Why these librarians are protesting Trump’s executive orders

“Libraries Are For Everyone.” That’s the message of a series of images created by Rebecca McCorkindale in the days after President Donald Trump announced the temporary travel ban on seven Muslim-majority countries. She never expected her signs of inclusion to go further than a handful of libraries. 

But by the time she’d woken up the following day, she had received messages from librarians across the world wanting their languages represented. And libraries across the country — in Illinois, Minnesota, California, Virginia — had begun putting up the images as posters, along with displays about books on Islam, empathy and being a good neighbor. 

McCorkindale, who is assistant library director and creative director at the Gretna, Nebraska, public library, said she created the images because she believes librarians can and should be activists. 

“Libraries are the heart of a community, for anyone and everyone that lives there, regardless of their background,” she said. “And so we strongly believe that libraries are not neutral. We stand up for human rights.”

She is not the only one. Since Mr. Trump took office a little more than three weeks ago, a vocal and growing number of librarians across the country have begun to take a more politically active stance.

But it began before that, after the revelation of the role so-called “fake news” had played in the election. Librarians, sometimes considered an antiquated breed, were swiftly deemed essential in the fight against disinformation. And libraries across the country responded, promoting researcher-vetted content, hosting community discussions on fake news and sharing libguides to help people think critically about what they were reading.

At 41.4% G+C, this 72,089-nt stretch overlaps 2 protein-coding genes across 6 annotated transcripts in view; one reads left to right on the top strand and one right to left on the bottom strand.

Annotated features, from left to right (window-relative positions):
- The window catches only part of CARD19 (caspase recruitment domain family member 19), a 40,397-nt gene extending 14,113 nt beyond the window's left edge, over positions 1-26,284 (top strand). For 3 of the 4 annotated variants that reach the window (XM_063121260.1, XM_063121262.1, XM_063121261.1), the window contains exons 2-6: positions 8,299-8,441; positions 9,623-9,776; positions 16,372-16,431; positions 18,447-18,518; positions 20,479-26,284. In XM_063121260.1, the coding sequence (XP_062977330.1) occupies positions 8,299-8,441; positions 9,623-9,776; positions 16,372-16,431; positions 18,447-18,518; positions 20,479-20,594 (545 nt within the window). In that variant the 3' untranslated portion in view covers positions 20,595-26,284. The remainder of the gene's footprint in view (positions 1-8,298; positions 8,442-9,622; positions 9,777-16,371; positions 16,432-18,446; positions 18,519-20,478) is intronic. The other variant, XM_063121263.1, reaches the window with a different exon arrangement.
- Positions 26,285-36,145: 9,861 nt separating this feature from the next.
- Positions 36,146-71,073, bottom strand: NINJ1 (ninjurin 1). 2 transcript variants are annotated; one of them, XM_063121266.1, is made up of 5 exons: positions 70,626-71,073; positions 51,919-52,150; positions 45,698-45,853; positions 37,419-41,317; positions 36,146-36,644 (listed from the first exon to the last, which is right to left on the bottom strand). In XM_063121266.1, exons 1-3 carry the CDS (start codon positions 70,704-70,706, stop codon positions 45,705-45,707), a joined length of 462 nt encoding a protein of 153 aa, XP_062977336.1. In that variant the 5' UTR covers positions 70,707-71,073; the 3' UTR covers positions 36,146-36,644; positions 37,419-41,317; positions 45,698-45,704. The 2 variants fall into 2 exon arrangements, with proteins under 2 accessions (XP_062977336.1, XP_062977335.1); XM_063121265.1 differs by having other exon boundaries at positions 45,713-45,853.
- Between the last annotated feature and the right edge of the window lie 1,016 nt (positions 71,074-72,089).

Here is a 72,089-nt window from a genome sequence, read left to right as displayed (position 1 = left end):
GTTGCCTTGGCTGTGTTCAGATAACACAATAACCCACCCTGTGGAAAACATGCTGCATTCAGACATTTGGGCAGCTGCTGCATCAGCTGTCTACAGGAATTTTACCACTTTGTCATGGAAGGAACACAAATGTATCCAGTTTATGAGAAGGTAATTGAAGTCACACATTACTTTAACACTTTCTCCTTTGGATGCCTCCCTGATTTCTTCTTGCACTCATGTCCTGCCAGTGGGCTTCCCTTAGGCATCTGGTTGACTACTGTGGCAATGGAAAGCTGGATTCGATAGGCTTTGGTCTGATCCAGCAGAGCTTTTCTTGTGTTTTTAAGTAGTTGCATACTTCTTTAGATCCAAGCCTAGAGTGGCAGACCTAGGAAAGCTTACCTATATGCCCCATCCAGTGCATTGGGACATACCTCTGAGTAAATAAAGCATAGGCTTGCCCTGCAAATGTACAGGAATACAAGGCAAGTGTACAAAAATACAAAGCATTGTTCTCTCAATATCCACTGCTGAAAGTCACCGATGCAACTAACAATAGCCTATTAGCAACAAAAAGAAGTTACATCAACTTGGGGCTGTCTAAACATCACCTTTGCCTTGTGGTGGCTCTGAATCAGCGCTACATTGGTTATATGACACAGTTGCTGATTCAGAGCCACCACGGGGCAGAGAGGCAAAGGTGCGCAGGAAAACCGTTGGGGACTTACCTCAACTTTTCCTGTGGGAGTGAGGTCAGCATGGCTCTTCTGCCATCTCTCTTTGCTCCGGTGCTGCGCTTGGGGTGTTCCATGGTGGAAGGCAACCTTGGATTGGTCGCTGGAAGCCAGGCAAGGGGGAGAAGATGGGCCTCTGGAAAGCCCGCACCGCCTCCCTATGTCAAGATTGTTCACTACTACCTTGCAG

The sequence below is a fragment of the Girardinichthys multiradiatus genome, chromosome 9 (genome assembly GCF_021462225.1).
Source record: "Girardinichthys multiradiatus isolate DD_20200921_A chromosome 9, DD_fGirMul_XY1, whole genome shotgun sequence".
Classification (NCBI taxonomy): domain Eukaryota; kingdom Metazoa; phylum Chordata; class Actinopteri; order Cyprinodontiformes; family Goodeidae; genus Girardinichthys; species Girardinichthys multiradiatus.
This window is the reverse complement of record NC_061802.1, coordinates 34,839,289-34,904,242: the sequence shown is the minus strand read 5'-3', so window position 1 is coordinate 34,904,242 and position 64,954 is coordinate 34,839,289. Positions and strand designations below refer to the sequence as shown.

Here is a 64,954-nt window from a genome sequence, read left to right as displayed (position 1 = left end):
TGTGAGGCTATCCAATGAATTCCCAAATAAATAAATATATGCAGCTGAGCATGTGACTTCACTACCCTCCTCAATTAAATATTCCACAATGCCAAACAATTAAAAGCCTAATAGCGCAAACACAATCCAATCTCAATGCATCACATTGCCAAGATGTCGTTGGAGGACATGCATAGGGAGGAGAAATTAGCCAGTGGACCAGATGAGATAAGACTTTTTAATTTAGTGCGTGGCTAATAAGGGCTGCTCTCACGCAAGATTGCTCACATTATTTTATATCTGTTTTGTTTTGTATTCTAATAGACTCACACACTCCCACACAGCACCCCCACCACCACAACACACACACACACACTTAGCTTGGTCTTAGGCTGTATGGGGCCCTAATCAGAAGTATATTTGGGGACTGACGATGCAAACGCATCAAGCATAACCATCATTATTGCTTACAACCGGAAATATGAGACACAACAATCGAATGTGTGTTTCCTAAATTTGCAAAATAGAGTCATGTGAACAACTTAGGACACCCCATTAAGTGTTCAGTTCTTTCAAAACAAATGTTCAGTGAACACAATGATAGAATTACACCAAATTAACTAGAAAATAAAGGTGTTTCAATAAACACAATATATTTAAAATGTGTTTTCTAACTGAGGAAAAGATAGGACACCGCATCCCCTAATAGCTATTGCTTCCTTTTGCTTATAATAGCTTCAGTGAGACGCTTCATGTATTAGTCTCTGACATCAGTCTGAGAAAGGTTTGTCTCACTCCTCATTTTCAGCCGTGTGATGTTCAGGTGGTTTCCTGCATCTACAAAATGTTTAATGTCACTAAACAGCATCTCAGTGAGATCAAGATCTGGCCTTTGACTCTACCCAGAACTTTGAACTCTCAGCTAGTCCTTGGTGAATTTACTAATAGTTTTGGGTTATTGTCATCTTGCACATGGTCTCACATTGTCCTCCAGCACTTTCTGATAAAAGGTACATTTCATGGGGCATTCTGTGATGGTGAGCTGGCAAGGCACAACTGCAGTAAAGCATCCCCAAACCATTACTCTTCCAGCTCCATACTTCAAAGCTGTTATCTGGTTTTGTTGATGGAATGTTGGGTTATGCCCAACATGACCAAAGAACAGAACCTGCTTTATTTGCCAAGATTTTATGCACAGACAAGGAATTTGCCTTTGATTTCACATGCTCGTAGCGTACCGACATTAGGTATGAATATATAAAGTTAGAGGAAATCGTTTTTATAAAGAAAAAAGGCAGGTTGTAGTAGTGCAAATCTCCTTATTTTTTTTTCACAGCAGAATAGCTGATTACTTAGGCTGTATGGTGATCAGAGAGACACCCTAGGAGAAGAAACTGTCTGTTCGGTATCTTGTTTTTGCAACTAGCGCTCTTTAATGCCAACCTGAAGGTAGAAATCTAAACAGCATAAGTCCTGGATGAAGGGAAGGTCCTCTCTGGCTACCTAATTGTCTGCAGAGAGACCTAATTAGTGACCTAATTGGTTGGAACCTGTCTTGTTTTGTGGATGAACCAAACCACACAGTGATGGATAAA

Post-inauguration, reports that the new administration was quick to clamp down on the flow of information from some federal agencies prompted additional anxiety among librarians. The American Library Association’s (ALA) Office for Intellectual Freedom, for one, immediately condemned what it saw as government censorship. “ALA opposes any use of governmental power to suppress the free and open exchange of knowledge and information,” wrote the association, which typically fights for privacy and against banned books in schools, such as “Brave New World” or “Twilight.” (Librarians and scientists had also preemptively begun preserving what they saw as vulnerable government information online, including climate data.)

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Chris Alexakiswomen, art, government